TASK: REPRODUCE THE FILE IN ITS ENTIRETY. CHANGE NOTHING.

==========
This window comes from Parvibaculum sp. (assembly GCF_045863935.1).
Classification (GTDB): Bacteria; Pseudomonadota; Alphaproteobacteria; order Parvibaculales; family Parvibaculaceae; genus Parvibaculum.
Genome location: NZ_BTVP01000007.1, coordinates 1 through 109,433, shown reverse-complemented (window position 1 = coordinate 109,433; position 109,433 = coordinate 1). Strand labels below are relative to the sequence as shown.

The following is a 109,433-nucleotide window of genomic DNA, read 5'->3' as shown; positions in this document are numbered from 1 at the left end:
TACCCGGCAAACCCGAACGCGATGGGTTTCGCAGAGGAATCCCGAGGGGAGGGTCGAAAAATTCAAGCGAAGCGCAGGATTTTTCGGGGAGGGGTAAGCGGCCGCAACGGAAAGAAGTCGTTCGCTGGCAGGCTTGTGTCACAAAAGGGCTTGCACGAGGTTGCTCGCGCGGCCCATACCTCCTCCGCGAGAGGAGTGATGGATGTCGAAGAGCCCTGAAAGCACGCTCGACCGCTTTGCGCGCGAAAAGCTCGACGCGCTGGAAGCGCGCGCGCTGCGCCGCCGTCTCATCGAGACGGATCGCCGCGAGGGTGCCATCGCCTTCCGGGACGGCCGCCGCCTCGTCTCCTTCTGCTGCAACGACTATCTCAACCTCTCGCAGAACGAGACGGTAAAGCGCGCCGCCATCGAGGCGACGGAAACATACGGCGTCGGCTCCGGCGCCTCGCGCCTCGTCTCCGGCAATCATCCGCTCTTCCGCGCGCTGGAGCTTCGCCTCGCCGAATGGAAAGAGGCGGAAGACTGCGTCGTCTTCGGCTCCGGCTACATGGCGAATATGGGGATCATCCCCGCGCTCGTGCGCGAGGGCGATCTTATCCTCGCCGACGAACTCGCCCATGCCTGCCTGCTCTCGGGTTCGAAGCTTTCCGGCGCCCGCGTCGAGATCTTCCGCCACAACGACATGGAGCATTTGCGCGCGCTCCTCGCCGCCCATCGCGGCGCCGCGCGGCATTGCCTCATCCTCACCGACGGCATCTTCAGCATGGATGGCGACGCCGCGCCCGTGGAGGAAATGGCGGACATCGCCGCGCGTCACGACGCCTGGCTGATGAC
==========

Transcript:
This window comes from Parvibaculum sp. (assembly GCF_045863935.1).
Classification (GTDB): Bacteria; Pseudomonadota; Alphaproteobacteria; order Parvibaculales; family Parvibaculaceae; genus Parvibaculum.
Genome location: NZ_BTVP01000007.1, coordinates 1 through 109,433, shown reverse-complemented (window position 1 = coordinate 109,433; position 109,433 = coordinate 1). Strand labels below are relative to the sequence as shown.

The following is a 109,433-nucleotide window of genomic DNA, read 5'->3' as shown; positions in this document are numbered from 1 at the left end:
TACCCGGCAAACCCGAACGCGATGGGTTTCGCAGAGGAATCCCGAGGGGAGGGTCGAAAAATTCAAGCGAAGCGCAGGATTTTTCGGGGAGGGGTAAGCGGCCGCAACGGAAAGAAGTCGTTCGCTGGCAGGCTTGTGTCACAAAAGGGCTTGCACGAGGTTGCTCGCGCGGCCCATACCTCCTCCGCGAGAGGAGTGATGGATGTCGAAGAGCCCTGAAAGCACGCTCGACCGCTTTGCGCGCGAAAAGCTCGACGCGCTGGAAGCGCGCGCGCTGCGCCGCCGTCTCATCGAGACGGATCGCCGCGAGGGTGCCATCGCCTTCCGGGACGGCCGCCGCCTCGTCTCCTTCTGCTGCAACGACTATCTCAACCTCTCGCAGAACGAGACGGTAAAGCGCGCCGCCATCGAGGCGACGGAAACATACGGCGTCGGCTCCGGCGCCTCGCGCCTCGTCTCCGGCAATCATCCGCTCTTCCGCGCGCTGGAGCTTCGCCTCGCCGAATGGAAAGAGGCGGAAGACTGCGTCGTCTTCGGCTCCGGCTACATGGCGAATATGGGGATCATCCCCGCGCTCGTGCGCGAGGGCGATCTTATCCTCGCCGACGAACTCGCCCATGCCTGCCTGCTCTCGGGTTCGAAGCTTTCCGGCGCCCGCGTCGAGATCTTCCGCCACAACGACATGGAGCATTTGCGCGCGCTCCTCGCCGCCCATCGCGGCGCCGCGCGGCATTGCCTCATCCTCACCGACGGCATCTTCAGCATGGATGGCGACGCCGCGCCCGTGGAGGAAATGGCGGACATCGCCGCGCGTCACGACGCCTGGCTGATGAC